Tuesday, September 1, 2009

The mental aspect

I think it varies greatly from person to person, but I think in doing whatever you do in life, it takes some motivation and mental readiness for it. A lot of people seem perfectly capable of commuting in a fully packed train or gridlocked freeway traffic to a mind numbing job day in and day out. I'm not one of those people.

I think this also applies to bicycling. After having done the ride to the Columbia River Gorge, the previous weekend, I wasn't quite mentally up to doing it or an equivalent ride again this past weekend. (I did do a shorter more leisurely ride) That's the nice thing about not being a committed athlete. I don't have to keep some training schedule to keep a certain level of form. I can ride whenever and however long I feel like.

ride to Multnomah Falls

During the ride, on the way back from the Gorge when I stopped roadside to buy some fresh corn, I had a brief conversation with the elder gentleman selling the corn. He asked me where I had come from and how far I'd ridden. I told him I came from Portland and had just gone to the Multnomah Falls and he seemed impressed by that and told me about friends of his who tried to do a similar ride once, but stopped halfway and called him to come pick them up. The ride is pretty challenging, but I think they would have been capable of it. I think it was just that they weren't quite ready mentally for the physical exertion it required. For me, it would be the absolute last option to call a friend for a car ride if for some reason, I felt I couldn't ride my bike any longer. It would take quite a lot for that to happen like the bike frame breaking in half which is highly unlikely. Even if the Max light rail (which I rode on to bypass the sprawling outskirts of Portland) had stopped operating for some reason, I probably would have ridden back rather than calling for a ride. I would probably find a Denny's or something like that and eat & rest a bit and then ride home.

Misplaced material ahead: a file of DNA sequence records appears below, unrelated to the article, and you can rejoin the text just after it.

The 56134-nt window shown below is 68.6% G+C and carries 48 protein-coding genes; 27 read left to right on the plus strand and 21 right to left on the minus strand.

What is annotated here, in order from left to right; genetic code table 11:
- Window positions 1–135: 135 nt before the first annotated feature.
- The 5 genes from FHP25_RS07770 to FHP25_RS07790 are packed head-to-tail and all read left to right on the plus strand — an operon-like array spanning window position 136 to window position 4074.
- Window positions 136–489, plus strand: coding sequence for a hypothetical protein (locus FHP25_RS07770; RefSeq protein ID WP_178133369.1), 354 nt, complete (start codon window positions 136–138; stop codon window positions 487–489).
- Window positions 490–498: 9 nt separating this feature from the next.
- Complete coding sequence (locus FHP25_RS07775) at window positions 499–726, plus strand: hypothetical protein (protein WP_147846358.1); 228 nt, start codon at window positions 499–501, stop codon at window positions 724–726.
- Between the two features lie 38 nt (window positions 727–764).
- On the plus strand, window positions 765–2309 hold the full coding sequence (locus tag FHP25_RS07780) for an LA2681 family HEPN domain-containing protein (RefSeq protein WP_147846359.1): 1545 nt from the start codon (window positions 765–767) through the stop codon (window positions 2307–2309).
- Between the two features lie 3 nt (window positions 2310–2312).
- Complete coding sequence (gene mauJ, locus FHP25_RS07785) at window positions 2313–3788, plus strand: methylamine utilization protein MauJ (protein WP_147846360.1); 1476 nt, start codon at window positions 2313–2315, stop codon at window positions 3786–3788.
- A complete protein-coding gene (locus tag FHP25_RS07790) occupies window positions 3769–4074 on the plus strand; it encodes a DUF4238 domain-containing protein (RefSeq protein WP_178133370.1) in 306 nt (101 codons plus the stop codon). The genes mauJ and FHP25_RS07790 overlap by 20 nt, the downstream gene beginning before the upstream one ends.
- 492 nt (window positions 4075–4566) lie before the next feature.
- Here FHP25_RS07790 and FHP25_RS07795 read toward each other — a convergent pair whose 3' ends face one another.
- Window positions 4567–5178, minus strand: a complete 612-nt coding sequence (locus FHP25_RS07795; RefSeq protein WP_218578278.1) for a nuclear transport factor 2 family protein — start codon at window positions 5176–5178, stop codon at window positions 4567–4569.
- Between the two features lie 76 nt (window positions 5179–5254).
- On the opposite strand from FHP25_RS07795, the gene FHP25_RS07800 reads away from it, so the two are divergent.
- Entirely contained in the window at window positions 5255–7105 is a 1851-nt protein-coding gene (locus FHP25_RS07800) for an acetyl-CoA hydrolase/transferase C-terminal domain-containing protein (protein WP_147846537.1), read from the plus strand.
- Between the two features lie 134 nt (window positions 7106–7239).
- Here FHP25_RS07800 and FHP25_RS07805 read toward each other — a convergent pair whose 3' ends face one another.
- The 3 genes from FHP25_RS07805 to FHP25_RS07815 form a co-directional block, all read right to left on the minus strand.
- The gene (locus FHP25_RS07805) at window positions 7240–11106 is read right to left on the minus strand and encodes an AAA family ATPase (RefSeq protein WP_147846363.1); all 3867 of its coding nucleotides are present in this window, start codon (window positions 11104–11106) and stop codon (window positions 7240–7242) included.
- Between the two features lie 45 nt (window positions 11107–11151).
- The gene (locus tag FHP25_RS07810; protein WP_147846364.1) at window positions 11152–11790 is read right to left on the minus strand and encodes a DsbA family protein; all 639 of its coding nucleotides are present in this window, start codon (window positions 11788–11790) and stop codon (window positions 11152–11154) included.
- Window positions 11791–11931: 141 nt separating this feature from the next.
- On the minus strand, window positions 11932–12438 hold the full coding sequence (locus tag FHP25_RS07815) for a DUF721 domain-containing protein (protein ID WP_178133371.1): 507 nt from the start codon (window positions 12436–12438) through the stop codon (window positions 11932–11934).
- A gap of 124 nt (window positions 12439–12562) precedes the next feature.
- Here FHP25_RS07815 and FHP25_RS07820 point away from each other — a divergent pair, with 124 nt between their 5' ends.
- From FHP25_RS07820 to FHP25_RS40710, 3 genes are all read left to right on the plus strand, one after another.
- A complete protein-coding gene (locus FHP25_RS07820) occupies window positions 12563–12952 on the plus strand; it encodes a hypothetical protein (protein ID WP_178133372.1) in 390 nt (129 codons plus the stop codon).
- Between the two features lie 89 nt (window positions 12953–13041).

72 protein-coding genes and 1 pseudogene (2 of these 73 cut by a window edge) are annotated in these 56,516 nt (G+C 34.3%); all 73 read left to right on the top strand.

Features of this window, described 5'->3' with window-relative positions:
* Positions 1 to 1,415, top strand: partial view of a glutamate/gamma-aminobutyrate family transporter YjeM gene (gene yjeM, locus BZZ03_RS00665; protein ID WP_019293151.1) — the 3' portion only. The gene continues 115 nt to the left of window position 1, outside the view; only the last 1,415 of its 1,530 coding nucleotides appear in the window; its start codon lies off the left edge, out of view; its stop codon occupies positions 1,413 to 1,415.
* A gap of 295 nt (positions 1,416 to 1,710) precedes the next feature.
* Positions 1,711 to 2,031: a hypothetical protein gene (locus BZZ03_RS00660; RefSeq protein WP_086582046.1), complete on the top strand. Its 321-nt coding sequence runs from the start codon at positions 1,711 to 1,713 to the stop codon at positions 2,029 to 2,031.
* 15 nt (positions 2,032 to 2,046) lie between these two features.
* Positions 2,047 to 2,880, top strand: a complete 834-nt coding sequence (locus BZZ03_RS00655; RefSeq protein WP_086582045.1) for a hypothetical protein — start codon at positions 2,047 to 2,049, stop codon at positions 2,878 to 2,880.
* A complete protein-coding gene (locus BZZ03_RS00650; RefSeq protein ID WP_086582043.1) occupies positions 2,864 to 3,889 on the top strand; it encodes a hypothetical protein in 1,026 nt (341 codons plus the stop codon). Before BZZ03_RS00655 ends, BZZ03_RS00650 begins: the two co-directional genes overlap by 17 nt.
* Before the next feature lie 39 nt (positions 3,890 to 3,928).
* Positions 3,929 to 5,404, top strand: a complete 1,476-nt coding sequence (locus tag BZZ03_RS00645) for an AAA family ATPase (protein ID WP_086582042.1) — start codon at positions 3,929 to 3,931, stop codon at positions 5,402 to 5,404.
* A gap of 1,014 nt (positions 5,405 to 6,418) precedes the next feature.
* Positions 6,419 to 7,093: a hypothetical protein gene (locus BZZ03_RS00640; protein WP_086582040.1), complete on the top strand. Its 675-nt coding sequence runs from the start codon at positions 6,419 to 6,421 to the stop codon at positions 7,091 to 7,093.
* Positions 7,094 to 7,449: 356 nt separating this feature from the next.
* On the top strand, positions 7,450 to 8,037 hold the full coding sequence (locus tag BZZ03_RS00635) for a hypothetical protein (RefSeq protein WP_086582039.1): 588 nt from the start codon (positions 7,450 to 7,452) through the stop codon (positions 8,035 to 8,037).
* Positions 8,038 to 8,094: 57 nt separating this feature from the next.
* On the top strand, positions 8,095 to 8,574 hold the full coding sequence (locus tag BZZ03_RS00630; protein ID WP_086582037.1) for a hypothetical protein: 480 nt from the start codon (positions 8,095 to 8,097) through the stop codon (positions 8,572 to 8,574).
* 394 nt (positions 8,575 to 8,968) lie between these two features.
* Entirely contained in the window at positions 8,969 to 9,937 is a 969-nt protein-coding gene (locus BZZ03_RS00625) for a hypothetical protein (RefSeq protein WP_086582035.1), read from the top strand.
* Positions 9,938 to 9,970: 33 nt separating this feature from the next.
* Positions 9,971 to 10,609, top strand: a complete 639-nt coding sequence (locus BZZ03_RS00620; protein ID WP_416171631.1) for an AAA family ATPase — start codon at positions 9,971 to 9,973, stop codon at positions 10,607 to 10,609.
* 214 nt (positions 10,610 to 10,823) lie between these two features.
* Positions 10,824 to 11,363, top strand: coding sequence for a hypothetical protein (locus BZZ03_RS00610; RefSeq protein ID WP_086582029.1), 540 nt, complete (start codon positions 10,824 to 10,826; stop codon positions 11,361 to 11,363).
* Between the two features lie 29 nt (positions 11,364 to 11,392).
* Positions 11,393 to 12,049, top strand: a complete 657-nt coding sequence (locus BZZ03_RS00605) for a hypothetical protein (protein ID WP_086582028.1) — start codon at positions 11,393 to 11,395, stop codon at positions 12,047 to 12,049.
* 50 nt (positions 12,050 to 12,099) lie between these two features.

I think it's sometimes difficult to do things we're not accustomed to doing. For example, an American visiting Japan for the first time might have difficulty at finishing a bowl of ramen (not instant ramen, but a big bowl of steaming hot ramen from a ramen shop) while a Japanese traveling to the US may have a hard time finishing a big pastrami sandwich. I think in both cases, they can't finish it not because they are full, but more because they are just not used to eating the seemingly strange food. I think the same can be said for cycling long distances. If you haven't ridden your bike over distances longer than just casually riding around town, you may not be mentally ready for the effort it requires, but I think you can get used to it pretty quickly as your body does too. Then you can challenge yourself to go even longer.

Not sure where I'm going with this, but I think you can surprise yourself with how far you can ride if you try. It's definitely a different experience than passively sitting inside a car and stepping on the gas pedal.

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